On Tue, Aug 16, 2005 at 10:24:41AM -0500, Dave Rolsky wrote:
: On Mon, 15 Aug 2005, Larry Wall wrote:
: >But the best part is that if we abandon UTC leap seconds for civil time,
: >we don't have to remember leap seconds going forward, only backward from
: So you want to take on the (very irritating, I tell you) burden of leap
: seconds going _backwards_ but not going forwards?
Well, sure, but we have no choice about the ones that were already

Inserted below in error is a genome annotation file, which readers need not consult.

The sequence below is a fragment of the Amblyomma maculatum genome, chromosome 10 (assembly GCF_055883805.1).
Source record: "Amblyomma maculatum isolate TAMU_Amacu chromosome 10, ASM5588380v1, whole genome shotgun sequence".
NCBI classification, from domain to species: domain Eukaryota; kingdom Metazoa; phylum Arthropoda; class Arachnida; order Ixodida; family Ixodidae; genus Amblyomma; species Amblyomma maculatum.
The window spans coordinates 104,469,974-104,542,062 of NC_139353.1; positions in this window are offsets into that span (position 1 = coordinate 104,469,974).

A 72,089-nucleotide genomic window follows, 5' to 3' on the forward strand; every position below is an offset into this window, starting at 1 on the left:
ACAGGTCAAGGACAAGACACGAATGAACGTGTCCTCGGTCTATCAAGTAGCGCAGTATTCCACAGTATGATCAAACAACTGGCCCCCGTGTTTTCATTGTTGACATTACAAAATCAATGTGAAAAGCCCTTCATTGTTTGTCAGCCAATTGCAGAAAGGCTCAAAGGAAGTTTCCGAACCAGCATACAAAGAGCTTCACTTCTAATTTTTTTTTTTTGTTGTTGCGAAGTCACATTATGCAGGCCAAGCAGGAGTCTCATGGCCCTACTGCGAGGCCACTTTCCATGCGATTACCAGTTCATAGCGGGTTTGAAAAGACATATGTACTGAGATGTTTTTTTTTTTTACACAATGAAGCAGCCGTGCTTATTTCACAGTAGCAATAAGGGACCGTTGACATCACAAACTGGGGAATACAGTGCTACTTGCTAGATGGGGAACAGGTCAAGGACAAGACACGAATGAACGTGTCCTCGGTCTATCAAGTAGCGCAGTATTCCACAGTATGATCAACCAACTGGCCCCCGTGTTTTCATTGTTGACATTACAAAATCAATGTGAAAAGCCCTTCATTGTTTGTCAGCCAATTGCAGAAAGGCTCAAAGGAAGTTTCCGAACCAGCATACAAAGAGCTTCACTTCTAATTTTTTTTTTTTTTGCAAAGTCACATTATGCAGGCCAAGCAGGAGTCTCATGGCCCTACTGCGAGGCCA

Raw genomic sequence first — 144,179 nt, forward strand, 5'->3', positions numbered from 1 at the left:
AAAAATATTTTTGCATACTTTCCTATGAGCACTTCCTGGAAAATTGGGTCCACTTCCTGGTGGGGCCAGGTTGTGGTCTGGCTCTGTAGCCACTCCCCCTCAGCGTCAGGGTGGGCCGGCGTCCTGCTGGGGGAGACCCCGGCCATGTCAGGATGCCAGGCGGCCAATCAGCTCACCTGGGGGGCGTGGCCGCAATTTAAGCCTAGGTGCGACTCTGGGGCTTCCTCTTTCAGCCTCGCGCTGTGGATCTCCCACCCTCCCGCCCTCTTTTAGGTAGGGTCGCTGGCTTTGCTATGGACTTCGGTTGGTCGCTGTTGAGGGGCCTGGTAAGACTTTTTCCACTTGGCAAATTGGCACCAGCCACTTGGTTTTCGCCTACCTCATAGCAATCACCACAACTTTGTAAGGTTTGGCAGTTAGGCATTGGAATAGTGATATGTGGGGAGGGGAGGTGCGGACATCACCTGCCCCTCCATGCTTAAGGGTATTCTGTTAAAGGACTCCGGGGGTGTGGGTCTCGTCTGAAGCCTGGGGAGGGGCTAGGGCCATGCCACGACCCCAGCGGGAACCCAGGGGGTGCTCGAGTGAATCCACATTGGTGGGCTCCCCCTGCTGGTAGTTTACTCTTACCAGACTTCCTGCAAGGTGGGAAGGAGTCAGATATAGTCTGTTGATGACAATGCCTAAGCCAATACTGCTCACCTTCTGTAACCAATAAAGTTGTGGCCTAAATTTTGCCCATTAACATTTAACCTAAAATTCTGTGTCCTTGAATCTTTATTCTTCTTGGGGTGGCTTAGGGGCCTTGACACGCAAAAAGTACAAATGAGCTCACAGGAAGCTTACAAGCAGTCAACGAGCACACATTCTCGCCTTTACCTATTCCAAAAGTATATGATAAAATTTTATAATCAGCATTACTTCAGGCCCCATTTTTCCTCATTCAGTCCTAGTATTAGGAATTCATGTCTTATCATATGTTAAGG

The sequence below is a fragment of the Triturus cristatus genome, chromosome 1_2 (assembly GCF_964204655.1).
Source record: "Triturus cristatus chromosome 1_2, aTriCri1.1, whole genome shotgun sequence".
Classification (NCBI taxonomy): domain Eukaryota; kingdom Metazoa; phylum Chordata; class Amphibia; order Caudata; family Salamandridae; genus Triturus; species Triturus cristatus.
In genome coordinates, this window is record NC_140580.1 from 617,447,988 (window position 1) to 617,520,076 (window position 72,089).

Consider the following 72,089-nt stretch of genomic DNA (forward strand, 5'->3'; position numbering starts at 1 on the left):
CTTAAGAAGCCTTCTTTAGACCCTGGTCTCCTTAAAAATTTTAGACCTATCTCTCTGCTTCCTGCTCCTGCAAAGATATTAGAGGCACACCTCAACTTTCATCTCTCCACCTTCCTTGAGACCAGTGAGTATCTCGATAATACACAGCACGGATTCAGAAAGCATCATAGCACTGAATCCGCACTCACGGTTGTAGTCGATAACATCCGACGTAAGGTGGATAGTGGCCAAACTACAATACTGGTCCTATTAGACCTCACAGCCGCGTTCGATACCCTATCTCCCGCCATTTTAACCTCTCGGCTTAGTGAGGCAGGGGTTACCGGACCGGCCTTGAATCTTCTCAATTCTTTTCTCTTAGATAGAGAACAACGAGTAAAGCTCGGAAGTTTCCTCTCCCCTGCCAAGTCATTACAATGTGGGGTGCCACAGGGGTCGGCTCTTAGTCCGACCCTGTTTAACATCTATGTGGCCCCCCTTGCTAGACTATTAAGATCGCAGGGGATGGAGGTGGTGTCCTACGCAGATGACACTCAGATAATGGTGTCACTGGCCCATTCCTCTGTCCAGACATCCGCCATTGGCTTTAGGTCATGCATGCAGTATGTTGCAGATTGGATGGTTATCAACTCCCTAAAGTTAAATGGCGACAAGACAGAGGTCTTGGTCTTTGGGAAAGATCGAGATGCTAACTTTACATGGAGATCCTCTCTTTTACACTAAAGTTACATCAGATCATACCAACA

performed. We could certainly take on the burden of tracking leap
seconds in the future as well, but my point is we don't know them
in advance. The old ones stay put, but the new ones potentially
change from year to year. (Though they might not, if we get rid of
civil leap seconds.)
: But that's in contrast to your saying that the epoch would be December 31,
: 1999 at 23:59:29.0 UTC. Or did I misread your earlier messages?
Yes, you misread it. I was angling for 00:00:00.0 UTC. But it scarcely
matters if UTC keeps screwing around with leap seconds, and civil time
stays locked to UTC. I personally think we should add a bunch of leap
seconds at the beginning of every year divisible by 100, and leave the
rest of the years alone.